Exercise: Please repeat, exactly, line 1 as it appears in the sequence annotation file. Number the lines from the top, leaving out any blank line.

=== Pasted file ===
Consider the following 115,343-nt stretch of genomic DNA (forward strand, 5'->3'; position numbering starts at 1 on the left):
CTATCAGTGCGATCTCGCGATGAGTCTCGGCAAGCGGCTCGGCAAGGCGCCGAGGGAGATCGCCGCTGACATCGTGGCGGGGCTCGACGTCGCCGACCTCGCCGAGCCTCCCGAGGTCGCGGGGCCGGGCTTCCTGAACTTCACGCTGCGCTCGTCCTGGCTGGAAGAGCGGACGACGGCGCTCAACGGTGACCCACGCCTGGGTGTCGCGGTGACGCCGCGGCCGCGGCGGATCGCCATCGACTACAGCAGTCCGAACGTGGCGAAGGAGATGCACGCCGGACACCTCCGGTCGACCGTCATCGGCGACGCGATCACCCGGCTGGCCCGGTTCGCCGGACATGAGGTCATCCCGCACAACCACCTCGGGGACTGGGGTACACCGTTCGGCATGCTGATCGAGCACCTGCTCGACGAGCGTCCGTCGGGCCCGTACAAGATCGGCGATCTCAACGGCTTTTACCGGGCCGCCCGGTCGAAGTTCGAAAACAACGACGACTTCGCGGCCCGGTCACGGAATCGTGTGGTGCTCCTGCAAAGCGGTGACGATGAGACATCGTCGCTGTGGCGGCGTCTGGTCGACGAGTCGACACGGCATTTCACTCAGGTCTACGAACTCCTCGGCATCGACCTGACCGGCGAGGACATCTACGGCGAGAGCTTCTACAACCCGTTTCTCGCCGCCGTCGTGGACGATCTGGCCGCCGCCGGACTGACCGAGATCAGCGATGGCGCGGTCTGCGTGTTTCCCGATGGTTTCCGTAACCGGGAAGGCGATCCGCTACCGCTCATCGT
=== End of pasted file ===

Consider the following 115,343-nt stretch of genomic DNA (forward strand, 5'->3'; position numbering starts at 1 on the left):